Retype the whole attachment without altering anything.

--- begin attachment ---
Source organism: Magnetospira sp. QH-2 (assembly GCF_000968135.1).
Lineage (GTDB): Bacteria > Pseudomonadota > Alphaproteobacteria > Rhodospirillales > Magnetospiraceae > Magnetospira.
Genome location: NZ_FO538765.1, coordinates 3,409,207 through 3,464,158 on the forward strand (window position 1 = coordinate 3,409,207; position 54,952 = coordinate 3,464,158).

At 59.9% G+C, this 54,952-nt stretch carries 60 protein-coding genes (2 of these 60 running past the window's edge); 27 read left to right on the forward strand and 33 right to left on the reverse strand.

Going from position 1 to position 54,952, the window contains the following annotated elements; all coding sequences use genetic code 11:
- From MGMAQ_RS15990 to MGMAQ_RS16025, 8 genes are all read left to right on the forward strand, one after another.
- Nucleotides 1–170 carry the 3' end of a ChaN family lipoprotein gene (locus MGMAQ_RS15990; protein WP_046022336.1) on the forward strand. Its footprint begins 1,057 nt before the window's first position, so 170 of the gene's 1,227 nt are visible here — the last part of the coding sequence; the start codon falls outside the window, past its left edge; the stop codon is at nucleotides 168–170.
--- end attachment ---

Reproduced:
Source organism: Magnetospira sp. QH-2 (assembly GCF_000968135.1).
Lineage (GTDB): Bacteria > Pseudomonadota > Alphaproteobacteria > Rhodospirillales > Magnetospiraceae > Magnetospira.
Genome location: NZ_FO538765.1, coordinates 3,409,207 through 3,464,158 on the forward strand (window position 1 = coordinate 3,409,207; position 54,952 = coordinate 3,464,158).

At 59.9% G+C, this 54,952-nt stretch carries 60 protein-coding genes (2 of these 60 running past the window's edge); 27 read left to right on the forward strand and 33 right to left on the reverse strand.

Going from position 1 to position 54,952, the window contains the following annotated elements; all coding sequences use genetic code 11:
- From MGMAQ_RS15990 to MGMAQ_RS16025, 8 genes are all read left to right on the forward strand, one after another.
- Nucleotides 1–170 carry the 3' end of a ChaN family lipoprotein gene (locus MGMAQ_RS15990; protein WP_046022336.1) on the forward strand. Its footprint begins 1,057 nt before the window's first position, so 170 of the gene's 1,227 nt are visible here — the last part of the coding sequence; the start codon falls outside the window, past its left edge; the stop codon is at nucleotides 168–170.